Schizoaffective disorder is a chronic mental health disorder that combines symptoms of psychosis with symptoms of mood disorders. Depending on what type of mood symptoms are present; it is diagnosed as either bipolar type or depressive type.
The prevalence of the schizoaffective disorder in the population is believed to be less than 1 percent, which is less than for schizophrenia or mood disorders. Research suggests that women are slightly more prone while men tend to develop the disorder at a younger age. It is generally first diagnosed between ages 16 and 30 and is rare in children.
Symptoms of the schizoaffective disorder tend to be severe and vary for each individual. They can be broadly categorized into those that fall under depressive symptoms, manic symptoms, and schizophrenia symptoms. Those with bipolar type will experience cycling of depressive and manic symptoms, while those with the depressive type will only experience the depressive symptoms
Psychological: Sadness, worthlessness, hopelessness, restlessness, lack of energy, loss of interest in usual activities, trouble concentrating, guilt, self-blame, thoughts of death or suicide
Physical: Poor appetite, weight loss or gain, sleeping too much or too little,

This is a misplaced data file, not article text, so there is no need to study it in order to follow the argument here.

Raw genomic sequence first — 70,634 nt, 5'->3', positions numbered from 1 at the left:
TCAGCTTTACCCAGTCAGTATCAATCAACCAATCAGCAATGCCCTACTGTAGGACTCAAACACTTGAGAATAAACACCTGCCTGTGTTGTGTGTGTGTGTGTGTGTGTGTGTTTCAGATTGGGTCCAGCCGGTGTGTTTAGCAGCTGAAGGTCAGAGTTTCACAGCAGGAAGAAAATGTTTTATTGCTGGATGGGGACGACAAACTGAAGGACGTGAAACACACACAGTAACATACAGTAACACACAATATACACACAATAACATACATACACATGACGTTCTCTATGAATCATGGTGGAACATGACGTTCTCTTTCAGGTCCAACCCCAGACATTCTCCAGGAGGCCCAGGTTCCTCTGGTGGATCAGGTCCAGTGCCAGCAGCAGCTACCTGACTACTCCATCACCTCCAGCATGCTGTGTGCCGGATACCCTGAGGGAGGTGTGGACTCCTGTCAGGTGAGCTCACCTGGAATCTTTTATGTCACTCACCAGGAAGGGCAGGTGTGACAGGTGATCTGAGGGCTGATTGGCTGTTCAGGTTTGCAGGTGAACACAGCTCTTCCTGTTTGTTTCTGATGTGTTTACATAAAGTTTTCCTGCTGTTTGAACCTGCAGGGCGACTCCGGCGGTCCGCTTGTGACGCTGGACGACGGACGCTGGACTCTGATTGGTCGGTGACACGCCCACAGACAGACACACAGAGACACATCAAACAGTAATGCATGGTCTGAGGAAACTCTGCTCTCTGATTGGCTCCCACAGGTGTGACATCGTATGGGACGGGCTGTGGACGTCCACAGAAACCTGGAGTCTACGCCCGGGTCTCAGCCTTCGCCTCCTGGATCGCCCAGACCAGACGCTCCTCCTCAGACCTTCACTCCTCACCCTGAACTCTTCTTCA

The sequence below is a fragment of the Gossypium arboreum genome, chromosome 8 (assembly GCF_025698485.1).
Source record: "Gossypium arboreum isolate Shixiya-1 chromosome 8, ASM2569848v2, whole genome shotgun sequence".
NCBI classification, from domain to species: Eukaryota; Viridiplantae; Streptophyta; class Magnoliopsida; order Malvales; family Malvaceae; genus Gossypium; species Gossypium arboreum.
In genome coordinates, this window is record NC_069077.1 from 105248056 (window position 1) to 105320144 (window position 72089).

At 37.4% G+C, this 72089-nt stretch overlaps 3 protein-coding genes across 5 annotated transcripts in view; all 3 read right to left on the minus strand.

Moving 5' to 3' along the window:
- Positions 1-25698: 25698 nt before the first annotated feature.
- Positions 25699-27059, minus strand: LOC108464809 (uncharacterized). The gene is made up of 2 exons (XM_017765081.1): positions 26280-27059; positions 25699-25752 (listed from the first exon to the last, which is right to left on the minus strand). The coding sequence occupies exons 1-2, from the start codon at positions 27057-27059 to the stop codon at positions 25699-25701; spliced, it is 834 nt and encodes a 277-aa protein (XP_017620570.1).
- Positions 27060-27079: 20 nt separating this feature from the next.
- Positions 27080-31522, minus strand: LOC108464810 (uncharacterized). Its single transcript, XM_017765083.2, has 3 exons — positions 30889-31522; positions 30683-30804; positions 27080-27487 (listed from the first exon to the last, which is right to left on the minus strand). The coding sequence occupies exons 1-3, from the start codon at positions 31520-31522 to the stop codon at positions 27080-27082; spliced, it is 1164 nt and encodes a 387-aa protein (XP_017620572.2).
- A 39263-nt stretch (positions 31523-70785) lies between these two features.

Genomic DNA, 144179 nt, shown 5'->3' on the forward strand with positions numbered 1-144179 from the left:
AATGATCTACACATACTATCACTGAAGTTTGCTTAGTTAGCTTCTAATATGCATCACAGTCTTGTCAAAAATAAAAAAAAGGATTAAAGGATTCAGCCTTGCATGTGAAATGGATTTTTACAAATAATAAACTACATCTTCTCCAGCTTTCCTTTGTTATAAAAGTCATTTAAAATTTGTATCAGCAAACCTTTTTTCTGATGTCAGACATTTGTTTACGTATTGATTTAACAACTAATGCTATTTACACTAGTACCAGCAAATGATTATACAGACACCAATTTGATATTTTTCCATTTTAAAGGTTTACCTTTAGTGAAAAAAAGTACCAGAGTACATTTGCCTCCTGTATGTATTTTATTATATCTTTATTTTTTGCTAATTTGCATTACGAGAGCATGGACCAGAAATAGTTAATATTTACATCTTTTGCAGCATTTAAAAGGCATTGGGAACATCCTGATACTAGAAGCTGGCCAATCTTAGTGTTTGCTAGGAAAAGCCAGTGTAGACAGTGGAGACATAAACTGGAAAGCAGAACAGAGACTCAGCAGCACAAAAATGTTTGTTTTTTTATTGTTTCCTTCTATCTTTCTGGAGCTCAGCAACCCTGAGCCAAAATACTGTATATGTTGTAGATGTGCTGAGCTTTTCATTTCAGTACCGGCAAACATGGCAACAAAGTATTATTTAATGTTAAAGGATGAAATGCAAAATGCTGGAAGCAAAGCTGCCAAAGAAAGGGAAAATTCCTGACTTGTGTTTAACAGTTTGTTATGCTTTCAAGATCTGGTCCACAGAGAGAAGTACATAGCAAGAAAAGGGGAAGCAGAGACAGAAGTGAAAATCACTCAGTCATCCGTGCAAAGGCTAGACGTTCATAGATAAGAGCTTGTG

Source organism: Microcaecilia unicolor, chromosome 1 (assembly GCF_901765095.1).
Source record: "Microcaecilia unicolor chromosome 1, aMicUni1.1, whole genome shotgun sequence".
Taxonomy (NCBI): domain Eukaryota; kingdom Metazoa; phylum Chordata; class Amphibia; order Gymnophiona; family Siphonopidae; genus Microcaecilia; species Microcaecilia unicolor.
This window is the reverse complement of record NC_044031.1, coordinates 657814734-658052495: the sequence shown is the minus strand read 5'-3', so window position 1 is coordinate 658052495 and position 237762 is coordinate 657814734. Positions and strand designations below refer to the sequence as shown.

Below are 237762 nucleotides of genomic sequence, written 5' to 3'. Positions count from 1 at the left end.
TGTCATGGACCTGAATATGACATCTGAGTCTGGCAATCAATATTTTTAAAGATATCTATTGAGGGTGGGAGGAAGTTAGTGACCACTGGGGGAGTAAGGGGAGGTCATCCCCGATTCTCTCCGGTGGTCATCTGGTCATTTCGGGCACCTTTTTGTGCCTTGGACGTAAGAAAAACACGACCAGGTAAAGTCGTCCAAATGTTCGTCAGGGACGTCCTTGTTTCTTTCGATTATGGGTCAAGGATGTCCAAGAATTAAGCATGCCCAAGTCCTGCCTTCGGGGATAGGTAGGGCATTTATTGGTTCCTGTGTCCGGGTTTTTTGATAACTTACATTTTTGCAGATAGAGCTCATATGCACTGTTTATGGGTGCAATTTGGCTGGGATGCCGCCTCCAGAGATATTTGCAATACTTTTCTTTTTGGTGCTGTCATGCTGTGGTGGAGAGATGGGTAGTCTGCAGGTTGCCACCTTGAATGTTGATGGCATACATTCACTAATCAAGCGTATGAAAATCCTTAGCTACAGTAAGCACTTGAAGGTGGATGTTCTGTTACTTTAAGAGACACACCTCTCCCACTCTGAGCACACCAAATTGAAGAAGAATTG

Psychological: Risky or self-destructive behavior (e.g., spending sprees, reckless driving, risky sexual practices), euphoria, irritable mood, racing thoughts, grandiose, easily distracted
Physical: Increased energy and/or more active than usual (e.g., at work, socially, sexually), talking more or faster than unusual, reduced need for sleep
Psychological: Paranoia, delusions, hallucinations, disorganized thinking, impaired communication, lacking emotion in facial expressions and speech (negative symptoms), low motivation (avolition)
Physical: slow movements or no movement (catatonia), poor personal hygiene
While the psychotic symptoms listed above describe how schizoaffective disorder appears to an outsider, it is also helpful to learn what these symptoms feel like to a person with the disorder.
If you are experiencing disorganized thinking, you may feel like your thoughts are fuzzy or everything feels disconnected. When you speak, you may not be capable to remember what you were talking about, so it’s hard for people to follow what you say. You may also feel like your thoughts are not within your control.
We don’t know precisely what Reason schizoaffective disorder. However, it is proposed that it can result from a combination of risk factors that affect brain development prenatally and throughout childhood and adolescence. This includes:
- Psychoactive or psychotropic drug use (e.g., LSD)
- Viral infections including while in the womb
- Birth defects
- Brain chemistry and structure
- Life stressors (death in the family, loss of a job, end of the marriage)